Property in which the debtor holds, as of the commencement of the case, only legal title and not an equitable interest . . . becomes property of the estate . . . only to the extent of the debtor's legal title to such property, but not to the extent of any equitable interest in such property that the debtor does not hold.

11 U.S.C. § 541(d).

a. Federal Common Law

Fluor argues initially that federal common law supports imposition of a constructive trust in the sale and insurance proceeds. See, e.g., EBS Pension L.L.C. v. Edison Bros. Stores, Inc. (In re Edison Bros., Inc.), 243 B.R. 231, 236 (Bankr. D. Del. 2000), citing In re Columbia Gas Sys., Inc., 997 F.2d 1039, 1056 (3d Cir. 1993).

The Third Circuit in Columbia Gas relied on the Supreme Court's decision in United States v. Kimbell Foods, Inc., 440 U.S. 715 (1979), to conclude that federal common law is applicable to a determination of whether a constructive trust may be imposed to exclude property from the estate. 997 F.2d at 1055. The Third Circuit acknowledged, however, that "[d]eveloping a federal common law rule is the exception rather than the rule. Federal law should coincide with the relevant state law unless state law would undermine the objectives of the federal statutory scheme and there is a distinct need for nationwide legal standards." Id.

As discussed by the Third Circuit, the Supreme Court outlined the analysis that determines whether uniform federal common law or state law should apply:

The determination depends on the nature and importance of the government interest at issue and the effect of applying state law. To decide whether a national federal rule is necessary, courts should consider: (1) the need for a nationally uniform law; (2) whether incorporation of state law would frustrate specific objectives of the federal program at issue; and (3) the extent to which application of a federal common law rule would upset commercial expectations that state law would govern.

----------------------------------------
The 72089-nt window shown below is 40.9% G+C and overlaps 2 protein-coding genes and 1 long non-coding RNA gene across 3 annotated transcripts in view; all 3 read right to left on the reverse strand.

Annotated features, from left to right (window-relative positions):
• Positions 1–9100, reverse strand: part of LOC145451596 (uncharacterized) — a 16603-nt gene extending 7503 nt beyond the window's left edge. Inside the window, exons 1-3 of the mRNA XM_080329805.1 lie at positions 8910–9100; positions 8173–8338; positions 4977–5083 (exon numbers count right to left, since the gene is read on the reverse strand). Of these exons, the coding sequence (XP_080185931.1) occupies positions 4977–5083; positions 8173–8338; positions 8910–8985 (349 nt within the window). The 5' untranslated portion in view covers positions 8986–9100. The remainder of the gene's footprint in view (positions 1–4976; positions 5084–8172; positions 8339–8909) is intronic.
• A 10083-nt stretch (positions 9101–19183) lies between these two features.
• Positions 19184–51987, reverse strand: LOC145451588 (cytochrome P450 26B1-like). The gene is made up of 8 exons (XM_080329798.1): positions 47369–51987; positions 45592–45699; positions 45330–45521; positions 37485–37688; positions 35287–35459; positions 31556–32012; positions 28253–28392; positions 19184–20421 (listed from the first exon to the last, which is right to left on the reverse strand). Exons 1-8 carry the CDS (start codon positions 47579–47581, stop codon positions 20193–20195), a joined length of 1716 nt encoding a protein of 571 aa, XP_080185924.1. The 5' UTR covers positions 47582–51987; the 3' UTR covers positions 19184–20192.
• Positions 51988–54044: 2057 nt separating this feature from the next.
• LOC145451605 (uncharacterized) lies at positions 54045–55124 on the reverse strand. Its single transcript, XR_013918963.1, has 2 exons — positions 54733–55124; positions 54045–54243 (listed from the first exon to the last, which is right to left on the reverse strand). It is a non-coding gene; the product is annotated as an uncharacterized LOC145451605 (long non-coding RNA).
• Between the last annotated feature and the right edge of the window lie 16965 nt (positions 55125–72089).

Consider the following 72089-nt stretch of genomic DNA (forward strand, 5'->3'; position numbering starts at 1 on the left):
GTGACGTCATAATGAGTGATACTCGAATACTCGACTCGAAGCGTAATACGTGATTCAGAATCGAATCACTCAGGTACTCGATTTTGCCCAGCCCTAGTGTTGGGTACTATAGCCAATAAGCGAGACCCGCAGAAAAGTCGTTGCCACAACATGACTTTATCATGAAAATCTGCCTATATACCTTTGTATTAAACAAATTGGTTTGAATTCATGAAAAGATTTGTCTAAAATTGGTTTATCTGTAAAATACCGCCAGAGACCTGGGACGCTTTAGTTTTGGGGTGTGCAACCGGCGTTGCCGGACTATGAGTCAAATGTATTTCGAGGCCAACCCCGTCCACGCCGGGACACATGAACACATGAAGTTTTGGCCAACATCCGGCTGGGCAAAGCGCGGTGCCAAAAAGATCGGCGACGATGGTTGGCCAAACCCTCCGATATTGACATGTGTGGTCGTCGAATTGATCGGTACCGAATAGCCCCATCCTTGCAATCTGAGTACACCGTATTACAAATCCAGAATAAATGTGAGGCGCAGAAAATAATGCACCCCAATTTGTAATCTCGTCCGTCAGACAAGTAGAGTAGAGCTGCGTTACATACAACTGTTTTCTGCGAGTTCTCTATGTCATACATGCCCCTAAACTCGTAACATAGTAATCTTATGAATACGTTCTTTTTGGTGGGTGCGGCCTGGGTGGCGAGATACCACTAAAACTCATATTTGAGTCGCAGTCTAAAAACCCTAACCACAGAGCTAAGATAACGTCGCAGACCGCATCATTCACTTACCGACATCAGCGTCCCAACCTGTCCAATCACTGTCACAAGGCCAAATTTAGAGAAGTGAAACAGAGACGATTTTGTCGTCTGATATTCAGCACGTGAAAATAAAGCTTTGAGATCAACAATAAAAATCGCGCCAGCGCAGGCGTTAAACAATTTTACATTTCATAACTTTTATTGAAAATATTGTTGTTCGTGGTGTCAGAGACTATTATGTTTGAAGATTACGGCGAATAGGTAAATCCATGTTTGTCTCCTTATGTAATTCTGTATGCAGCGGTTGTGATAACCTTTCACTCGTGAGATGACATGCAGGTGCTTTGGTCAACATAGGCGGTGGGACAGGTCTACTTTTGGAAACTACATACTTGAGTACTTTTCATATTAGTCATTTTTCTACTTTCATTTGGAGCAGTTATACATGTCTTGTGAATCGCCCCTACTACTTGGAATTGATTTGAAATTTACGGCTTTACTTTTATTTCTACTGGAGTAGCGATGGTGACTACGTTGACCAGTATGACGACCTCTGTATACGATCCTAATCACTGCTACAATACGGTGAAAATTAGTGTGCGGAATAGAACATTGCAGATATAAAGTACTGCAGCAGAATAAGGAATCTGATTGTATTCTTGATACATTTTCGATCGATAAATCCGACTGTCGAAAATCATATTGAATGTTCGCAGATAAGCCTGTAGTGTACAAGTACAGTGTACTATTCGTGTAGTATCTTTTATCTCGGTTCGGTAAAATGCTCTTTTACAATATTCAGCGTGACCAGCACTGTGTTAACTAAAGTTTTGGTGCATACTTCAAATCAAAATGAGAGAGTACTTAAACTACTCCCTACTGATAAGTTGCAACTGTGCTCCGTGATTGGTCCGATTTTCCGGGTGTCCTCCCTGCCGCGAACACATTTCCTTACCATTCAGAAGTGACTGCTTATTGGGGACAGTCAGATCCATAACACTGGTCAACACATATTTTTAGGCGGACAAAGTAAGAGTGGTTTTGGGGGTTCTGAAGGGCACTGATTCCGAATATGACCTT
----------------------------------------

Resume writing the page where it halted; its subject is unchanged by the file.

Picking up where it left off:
Id., citing Kimbell Foods, 440 U.S. at 727-28.

Fluor argues that federal law is implicated because the Bankruptcy Code was clearly intended to provide a nationally uniform law. The Court disagrees. Fluor's entitlement to a constructive trust is predicated on state law claims of fraud, misrepresentation, and promissory estoppel; it is not founded on any specific provision of the Bankruptcy Code. Thus, no nationally uniform law is at stake and no federal program is at issue.

Fluor argues, however, that the application of state law will frustrate federal policy. It argues that, when obtaining financing and seeking approval of payments to critical vendors involved in the rebuild of the Refinery, the Debtor represented that the insurance proceeds would be used to pay vendors involved in the rebuild. This, Fluor asserts, was false. Unless the Court imposes a constructive trust on the insurance proceeds, Fluor contends that the federal policy of assuring proper administration of bankruptcy cases will be frustrated.